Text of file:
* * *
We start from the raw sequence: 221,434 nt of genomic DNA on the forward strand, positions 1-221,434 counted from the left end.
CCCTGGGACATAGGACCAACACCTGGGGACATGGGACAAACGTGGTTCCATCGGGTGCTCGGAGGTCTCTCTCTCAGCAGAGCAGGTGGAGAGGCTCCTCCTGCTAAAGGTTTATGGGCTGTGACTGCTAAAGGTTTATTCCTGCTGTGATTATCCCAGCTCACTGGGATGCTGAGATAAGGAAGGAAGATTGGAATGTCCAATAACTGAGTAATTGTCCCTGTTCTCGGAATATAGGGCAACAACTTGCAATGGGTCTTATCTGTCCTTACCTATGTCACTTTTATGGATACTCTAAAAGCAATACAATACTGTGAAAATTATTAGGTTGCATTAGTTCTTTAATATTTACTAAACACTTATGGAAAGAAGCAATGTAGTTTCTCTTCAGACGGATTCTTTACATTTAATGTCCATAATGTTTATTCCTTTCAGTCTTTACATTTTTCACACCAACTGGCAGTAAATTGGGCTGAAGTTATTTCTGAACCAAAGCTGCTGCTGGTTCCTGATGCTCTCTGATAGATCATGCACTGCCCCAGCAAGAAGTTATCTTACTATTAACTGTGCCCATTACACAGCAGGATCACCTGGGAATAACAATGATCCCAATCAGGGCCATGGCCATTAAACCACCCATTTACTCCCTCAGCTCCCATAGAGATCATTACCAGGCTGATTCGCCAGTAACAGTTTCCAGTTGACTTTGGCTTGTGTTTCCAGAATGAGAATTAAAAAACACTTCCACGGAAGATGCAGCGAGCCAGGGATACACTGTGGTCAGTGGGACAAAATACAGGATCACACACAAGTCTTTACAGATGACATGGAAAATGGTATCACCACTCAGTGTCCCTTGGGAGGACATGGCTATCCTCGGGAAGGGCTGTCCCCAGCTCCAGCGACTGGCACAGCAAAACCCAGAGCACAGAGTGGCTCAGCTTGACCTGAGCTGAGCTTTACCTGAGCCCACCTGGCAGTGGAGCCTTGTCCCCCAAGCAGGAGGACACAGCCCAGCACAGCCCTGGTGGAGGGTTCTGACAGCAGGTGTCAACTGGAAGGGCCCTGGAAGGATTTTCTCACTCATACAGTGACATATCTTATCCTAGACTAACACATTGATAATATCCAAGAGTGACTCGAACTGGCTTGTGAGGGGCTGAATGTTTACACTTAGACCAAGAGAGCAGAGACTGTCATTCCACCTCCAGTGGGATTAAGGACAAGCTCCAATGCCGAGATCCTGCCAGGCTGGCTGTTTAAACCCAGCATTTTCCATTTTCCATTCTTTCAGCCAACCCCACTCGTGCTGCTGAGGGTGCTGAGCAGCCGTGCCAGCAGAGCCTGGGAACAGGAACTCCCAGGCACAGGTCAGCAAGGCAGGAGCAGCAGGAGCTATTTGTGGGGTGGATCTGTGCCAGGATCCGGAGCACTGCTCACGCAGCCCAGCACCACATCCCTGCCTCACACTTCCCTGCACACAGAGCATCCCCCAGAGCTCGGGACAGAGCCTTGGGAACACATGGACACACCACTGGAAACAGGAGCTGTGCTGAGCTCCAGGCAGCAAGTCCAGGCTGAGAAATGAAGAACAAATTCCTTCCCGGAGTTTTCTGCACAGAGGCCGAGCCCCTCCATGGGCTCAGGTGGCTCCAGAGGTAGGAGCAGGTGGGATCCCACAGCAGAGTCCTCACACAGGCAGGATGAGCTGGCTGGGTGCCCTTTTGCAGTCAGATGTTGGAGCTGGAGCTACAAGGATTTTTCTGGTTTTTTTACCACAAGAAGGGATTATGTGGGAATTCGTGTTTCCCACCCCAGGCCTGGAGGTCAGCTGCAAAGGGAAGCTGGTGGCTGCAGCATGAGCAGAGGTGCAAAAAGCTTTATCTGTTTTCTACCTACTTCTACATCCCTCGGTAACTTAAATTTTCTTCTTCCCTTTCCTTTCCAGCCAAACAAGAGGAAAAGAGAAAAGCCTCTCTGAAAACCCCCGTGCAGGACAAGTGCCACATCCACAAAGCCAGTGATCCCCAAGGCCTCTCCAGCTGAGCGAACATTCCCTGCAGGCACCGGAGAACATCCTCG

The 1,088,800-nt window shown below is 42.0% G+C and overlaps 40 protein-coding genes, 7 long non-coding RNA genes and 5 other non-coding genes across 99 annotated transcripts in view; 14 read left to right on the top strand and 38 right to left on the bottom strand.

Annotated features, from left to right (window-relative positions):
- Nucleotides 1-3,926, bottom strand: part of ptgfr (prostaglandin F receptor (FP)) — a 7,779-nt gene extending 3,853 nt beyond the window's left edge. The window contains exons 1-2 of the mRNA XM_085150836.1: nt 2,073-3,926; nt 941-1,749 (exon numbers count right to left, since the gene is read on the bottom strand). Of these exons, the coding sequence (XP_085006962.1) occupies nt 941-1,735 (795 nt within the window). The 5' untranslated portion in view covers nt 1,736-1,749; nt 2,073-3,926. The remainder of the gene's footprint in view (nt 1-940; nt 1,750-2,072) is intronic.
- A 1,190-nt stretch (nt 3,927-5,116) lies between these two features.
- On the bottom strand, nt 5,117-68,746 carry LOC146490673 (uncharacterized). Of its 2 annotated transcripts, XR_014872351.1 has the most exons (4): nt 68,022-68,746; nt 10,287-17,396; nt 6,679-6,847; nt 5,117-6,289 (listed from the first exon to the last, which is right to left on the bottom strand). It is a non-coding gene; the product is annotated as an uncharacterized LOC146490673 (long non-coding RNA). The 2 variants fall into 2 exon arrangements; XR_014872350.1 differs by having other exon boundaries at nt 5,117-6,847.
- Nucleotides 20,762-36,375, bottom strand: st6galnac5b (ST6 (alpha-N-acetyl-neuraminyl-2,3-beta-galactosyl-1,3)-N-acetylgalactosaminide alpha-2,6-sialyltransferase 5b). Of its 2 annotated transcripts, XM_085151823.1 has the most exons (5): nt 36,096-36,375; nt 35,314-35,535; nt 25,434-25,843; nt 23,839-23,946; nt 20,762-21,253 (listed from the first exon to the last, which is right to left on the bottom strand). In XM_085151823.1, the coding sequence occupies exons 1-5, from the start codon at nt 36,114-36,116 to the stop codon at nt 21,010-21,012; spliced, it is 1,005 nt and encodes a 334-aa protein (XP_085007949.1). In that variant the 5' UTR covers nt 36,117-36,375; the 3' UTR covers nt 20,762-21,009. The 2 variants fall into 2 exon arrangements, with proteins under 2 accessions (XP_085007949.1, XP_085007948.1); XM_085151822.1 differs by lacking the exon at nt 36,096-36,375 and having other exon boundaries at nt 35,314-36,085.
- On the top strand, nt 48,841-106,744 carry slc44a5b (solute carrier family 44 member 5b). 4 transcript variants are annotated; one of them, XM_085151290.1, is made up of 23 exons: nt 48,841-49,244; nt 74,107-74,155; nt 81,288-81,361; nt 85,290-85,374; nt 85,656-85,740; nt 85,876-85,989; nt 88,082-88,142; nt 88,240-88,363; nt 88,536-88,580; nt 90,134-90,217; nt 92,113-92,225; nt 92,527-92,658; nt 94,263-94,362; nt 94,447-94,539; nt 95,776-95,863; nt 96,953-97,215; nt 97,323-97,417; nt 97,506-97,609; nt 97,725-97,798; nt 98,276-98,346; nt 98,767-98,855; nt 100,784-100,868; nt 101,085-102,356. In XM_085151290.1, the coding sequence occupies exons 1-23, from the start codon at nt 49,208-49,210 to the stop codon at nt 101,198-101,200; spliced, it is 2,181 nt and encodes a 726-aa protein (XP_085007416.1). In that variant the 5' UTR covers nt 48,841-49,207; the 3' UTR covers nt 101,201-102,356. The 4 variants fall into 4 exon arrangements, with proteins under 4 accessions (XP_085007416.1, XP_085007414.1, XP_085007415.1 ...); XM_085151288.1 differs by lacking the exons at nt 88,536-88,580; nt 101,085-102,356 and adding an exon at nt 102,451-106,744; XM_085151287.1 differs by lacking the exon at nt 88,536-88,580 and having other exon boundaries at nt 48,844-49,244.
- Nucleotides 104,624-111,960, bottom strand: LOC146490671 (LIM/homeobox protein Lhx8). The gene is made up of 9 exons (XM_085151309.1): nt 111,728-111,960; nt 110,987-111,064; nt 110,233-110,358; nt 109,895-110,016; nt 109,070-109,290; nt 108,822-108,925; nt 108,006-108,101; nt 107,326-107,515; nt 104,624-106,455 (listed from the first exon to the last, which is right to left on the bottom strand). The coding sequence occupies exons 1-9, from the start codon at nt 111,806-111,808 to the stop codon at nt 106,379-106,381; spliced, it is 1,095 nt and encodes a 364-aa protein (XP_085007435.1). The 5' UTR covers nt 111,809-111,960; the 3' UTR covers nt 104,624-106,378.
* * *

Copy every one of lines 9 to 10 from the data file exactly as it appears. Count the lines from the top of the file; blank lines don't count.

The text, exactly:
- On the top strand, nt 48,841-106,744 carry slc44a5b (solute carrier family 44 member 5b). 4 transcript variants are annotated; one of them, XM_085151290.1, is made up of 23 exons: nt 48,841-49,244; nt 74,107-74,155; nt 81,288-81,361; nt 85,290-85,374; nt 85,656-85,740; nt 85,876-85,989; nt 88,082-88,142; nt 88,240-88,363; nt 88,536-88,580; nt 90,134-90,217; nt 92,113-92,225; nt 92,527-92,658; nt 94,263-94,362; nt 94,447-94,539; nt 95,776-95,863; nt 96,953-97,215; nt 97,323-97,417; nt 97,506-97,609; nt 97,725-97,798; nt 98,276-98,346; nt 98,767-98,855; nt 100,784-100,868; nt 101,085-102,356. In XM_085151290.1, the coding sequence occupies exons 1-23, from the start codon at nt 49,208-49,210 to the stop codon at nt 101,198-101,200; spliced, it is 2,181 nt and encodes a 726-aa protein (XP_085007416.1). In that variant the 5' UTR covers nt 48,841-49,207; the 3' UTR covers nt 101,201-102,356. The 4 variants fall into 4 exon arrangements, with proteins under 4 accessions (XP_085007416.1, XP_085007414.1, XP_085007415.1 ...); XM_085151288.1 differs by lacking the exons at nt 88,536-88,580; nt 101,085-102,356 and adding an exon at nt 102,451-106,744; XM_085151287.1 differs by lacking the exon at nt 88,536-88,580 and having other exon boundaries at nt 48,844-49,244.
- Nucleotides 104,624-111,960, bottom strand: LOC146490671 (LIM/homeobox protein Lhx8). The gene is made up of 9 exons (XM_085151309.1): nt 111,728-111,960; nt 110,987-111,064; nt 110,233-110,358; nt 109,895-110,016; nt 109,070-109,290; nt 108,822-108,925; nt 108,006-108,101; nt 107,326-107,515; nt 104,624-106,455 (listed from the first exon to the last, which is right to left on the bottom strand). The coding sequence occupies exons 1-9, from the start codon at nt 111,806-111,808 to the stop codon at nt 106,379-106,381; spliced, it is 1,095 nt and encodes a 364-aa protein (XP_085007435.1). The 5' UTR covers nt 111,809-111,960; the 3' UTR covers nt 104,624-106,378.